Triclosan, an antibacterial chemical widely used in hand soaps and other personal-care products, hinders muscle contractions at a cellular level, slows swimming in fish and reduces muscular strength in mice, according to researchers at the University of California, Davis, and the University of Colorado. The findings appear online in the Proceedings of the National Academy of Sciences of the United States of America.
"Triclosan is found in virtually everyone's home and is pervasive in the environment," said Isaac Pessah, professor and chair of the Department of Molecular Biosciences in the UC Davis School of Veterinary Medicine and principal investigator of the study. "These findings provide strong evidence that the chemical is of concern to both human and environmental health."
Triclosan is commonly found in antibacterial personal-care products such as hand soaps as well as deodorants, mouthwashes, toothpaste, bedding, clothes, carpets, toys and trash bags. The U.S. Environmental Protection Agency in 1998 estimated that more than 1 million pounds of triclosan are produced annually in the United States, and that the chemical is detectable in waterways and aquatic organisms ranging from algae to fish to dolphins, as well as in human urine, blood and breast milk.
The investigators performed several experiments to evaluate the effects of triclosan on muscle activity, using doses similar to those that people and animals may be exposed to during everyday life.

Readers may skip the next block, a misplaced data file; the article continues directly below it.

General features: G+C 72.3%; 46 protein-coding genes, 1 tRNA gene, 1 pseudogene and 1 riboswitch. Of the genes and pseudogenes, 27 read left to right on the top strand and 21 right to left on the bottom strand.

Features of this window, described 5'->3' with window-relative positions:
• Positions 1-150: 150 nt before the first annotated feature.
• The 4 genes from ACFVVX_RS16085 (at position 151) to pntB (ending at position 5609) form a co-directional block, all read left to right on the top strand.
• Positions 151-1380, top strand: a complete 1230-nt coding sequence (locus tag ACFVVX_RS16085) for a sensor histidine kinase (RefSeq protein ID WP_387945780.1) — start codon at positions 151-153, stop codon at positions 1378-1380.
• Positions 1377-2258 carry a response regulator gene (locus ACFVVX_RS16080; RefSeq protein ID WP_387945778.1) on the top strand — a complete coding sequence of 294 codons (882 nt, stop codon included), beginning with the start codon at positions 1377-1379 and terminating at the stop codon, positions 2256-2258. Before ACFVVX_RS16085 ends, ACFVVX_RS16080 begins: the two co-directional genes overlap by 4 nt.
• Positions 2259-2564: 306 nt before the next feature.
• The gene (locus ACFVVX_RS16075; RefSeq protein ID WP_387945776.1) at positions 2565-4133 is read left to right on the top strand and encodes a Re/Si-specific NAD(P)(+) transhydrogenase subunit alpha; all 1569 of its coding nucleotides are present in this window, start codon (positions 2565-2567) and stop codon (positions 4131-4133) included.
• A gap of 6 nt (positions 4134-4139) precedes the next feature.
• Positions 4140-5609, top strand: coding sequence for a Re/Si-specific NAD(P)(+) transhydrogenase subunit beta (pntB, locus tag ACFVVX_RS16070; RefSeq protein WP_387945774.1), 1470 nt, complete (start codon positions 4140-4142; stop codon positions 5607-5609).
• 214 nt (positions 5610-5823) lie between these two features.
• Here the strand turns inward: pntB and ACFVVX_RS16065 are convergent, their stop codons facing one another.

In "test tube" experiments, triclosan impaired the ability of isolated heart muscle cells and skeletal muscle fibers to contract. Specifically, the team evaluated the effects of triclosan on molecular channels in muscle cells that control the flow of calcium ions, creating muscle contractions. Normally, electrical stimulation ("excitation") of isolated muscle fibers under experimental conditions evokes a muscle contraction, a phenomenon known as "excitation-contraction coupling" (ECC), the fundamental basis of any muscle movement, including heartbeats. But in the presence of triclosan, the normal communication between two proteins that function as calcium channels was impaired, causing skeletal and cardiac muscle failure.
The team also found that triclosan impairs heart and skeletal muscle contractility in living animals. Anesthetized mice had up to a 25-percent reduction in heart function measures within 20 minutes of exposure to the chemical.